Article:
Fair Market Value in Continued Use (VIU) is the value of a property based on a specific use. This may differ from typical market values when the use is specialized and there is a limited market for the property based on that use. It is further clarified as the value of assets installed and in use as an integrated part of an operating enterprise with consideration given to the age, condition and utility, and the used market insofar as applicable. Consideration is also given as to whether the earnings of the business justify an investment in the assets at this amount.
The Fair Market Value in Place (VIP) of an equipment item includes installation and the contribution of the item to the operating facility. This value presupposes the continued utilization of the item in connection with all other installed items. It is also the value of a turnkey facility that is enhanced in value via its instant ability to produce a product or perform a service. Machinery and equipment is made up of marketable and nonmarketable special purpose items, and the terms are self-descriptive. For marketable equipment, it is equal to the Used Market Value plus layout, delivery and installation costs. The ability of the facility to make or lose money is not an issue in the common use of this value relative to marketable items. The productive utility is an important consideration in nonmarketable special purpose equipment when estimating the Fair Market Value, and this equipment must meet a residual earnings test. When it does not pass the test, the Fair Market Value may be reduced down to a point no less than the Forced Liquidation or Auction Value.
Orderly Liquidation Value In Place (LVIP) is the amount expressed in terms of gross proceeds which is projected to be obtainable considering the present marketplace, assuming that an entire facility would be sold intact along with all related equipment necessary to make it viable. It further considers that Fair Market Value, as normally defined, could not be obtained due to restrictions of time and probable condition of the business under forced sale conditions. A reasonable period of time is expected to find a purchaser, the seller being compelled to sell and the buyer being willing but not compelled to buy. The value considers a complete sale of the entire property, with the sale made free and clear of all liens and encumbrances.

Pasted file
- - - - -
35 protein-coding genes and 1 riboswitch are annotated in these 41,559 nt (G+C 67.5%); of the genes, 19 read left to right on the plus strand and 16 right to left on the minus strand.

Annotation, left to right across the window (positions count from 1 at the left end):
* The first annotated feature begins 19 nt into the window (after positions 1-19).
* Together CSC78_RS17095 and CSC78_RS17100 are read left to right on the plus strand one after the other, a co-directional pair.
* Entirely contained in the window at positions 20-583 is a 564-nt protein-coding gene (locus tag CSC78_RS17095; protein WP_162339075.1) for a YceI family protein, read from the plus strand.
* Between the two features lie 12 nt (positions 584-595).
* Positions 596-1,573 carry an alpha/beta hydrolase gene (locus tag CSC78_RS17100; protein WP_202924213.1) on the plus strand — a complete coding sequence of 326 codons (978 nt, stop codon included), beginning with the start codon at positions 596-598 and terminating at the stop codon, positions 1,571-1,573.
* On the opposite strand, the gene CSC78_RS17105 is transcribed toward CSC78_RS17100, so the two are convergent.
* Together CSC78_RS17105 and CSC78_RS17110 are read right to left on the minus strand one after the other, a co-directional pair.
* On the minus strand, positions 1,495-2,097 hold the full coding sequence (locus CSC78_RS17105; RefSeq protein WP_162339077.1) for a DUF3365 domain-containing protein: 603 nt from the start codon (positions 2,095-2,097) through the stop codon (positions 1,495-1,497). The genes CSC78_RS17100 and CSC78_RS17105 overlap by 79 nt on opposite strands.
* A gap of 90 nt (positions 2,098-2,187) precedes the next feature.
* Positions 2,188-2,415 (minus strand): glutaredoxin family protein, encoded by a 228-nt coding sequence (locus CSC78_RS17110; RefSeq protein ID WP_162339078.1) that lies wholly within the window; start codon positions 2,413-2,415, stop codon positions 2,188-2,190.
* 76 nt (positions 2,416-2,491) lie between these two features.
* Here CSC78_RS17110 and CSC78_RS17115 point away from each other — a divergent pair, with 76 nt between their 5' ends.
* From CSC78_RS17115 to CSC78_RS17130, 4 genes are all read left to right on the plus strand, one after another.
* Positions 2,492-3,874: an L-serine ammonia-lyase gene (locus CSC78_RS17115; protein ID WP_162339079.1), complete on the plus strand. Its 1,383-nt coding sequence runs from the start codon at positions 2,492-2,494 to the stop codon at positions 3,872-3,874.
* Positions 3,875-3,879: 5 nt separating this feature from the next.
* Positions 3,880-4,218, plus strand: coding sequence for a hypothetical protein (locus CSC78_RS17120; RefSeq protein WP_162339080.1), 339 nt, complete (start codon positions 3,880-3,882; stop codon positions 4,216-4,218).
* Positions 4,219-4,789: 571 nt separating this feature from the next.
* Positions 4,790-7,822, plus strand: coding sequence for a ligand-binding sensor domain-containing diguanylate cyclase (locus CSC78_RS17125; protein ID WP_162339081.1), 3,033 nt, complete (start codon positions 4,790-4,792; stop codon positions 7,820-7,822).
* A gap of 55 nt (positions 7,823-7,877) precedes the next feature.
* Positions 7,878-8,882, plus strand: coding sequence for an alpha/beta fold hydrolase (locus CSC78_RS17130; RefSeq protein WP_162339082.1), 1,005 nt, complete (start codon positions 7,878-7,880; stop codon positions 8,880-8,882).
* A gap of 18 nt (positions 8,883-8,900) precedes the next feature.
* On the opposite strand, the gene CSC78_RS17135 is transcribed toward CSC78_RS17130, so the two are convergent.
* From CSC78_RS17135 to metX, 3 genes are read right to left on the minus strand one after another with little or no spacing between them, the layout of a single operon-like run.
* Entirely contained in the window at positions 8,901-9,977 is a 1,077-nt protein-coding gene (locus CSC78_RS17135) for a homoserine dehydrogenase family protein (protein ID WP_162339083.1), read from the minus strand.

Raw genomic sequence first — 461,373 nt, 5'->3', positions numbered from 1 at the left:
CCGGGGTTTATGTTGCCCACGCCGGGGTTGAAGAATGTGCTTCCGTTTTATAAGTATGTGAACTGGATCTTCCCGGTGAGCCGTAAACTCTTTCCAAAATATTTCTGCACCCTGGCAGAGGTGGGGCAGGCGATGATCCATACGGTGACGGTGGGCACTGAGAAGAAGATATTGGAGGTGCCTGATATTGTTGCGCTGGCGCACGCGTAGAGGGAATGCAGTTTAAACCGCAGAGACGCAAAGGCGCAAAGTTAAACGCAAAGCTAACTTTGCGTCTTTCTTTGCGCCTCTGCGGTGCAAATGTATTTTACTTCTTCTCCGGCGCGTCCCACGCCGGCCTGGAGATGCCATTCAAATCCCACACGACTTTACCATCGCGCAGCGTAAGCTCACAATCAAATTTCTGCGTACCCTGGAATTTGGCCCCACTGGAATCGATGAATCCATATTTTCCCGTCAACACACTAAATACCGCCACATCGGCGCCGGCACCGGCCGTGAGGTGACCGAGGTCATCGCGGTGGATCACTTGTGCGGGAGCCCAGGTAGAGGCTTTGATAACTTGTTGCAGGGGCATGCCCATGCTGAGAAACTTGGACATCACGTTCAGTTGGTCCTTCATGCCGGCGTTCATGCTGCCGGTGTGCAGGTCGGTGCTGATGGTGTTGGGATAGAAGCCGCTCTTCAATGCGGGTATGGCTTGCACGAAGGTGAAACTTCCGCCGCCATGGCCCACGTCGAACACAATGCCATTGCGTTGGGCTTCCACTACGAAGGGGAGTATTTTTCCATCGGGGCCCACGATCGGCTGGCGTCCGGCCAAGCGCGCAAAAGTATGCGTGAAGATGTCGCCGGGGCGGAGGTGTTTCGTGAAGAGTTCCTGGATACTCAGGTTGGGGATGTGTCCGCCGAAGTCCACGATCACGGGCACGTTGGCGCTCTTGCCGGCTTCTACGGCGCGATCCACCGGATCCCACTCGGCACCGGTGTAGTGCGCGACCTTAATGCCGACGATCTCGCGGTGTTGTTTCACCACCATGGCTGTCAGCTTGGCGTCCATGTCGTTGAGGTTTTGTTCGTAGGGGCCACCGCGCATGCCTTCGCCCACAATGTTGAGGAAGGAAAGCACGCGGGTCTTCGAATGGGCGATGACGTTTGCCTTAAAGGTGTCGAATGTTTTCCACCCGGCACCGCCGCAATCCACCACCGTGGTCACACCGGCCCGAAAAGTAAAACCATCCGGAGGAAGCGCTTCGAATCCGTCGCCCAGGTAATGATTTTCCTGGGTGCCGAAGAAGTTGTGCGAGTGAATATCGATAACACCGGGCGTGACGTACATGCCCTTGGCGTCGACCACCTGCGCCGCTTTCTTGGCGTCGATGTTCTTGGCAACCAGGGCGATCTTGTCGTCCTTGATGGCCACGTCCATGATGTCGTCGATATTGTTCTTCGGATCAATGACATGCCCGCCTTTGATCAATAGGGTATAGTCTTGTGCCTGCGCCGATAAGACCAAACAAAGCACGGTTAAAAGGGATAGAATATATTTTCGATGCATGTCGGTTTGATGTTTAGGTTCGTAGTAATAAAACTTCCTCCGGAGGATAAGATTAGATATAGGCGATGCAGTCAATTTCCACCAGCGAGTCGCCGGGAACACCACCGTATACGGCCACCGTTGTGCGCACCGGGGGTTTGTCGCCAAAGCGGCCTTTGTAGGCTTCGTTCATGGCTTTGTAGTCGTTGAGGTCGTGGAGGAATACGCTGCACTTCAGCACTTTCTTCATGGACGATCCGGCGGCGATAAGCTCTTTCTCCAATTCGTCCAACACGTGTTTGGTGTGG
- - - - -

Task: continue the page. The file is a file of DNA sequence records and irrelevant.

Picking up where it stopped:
Orderly Liquidation Value (OLV) is the amount expressed in terms of gross proceeds which could be expected from the sale of the machinery and equipment under forced orderly sale conditions, given a reasonable period of time to find a purchaser, the seller being compelled to sell and the buyer being willing but not compelled to buy. The value considers a sale of the machinery and equipment sold "as is, where is", separate and severed from the real estate. All sales are made free and clear of all liens and encumbrances.
Forced Liquidation Value (FLV) is the estimated gross amount expressed in terms of money which could be typically realized at a properly advertised and conducted public auction held under forced sale conditions and under present day economic trends, the seller being compelled to sell and the buyer being willing but not compelled to buy. The value considers a sale of the machinery and equipment sold "as is, where is", separate and severed from the real estate. All sales are made free and clear of all liens and encumbrances. The time frame for a sale is a one-day auction after a sixty- to ninety-day advertising period for the auction. The gross amount is not reduced for disposal costs or sales commissions that may exceed ten percent.
Salvage Value is the amount realizable upon the sale or other disposition of an asset after it is no longer useful to the owner and is to be retired from service. This could be equal to its Forced Liquidation Value or its Scrap Value, whichever is higher.
Scrap Value is the amount realized for property if it were sold for its material content on an "as is, where is" basis to a dealer.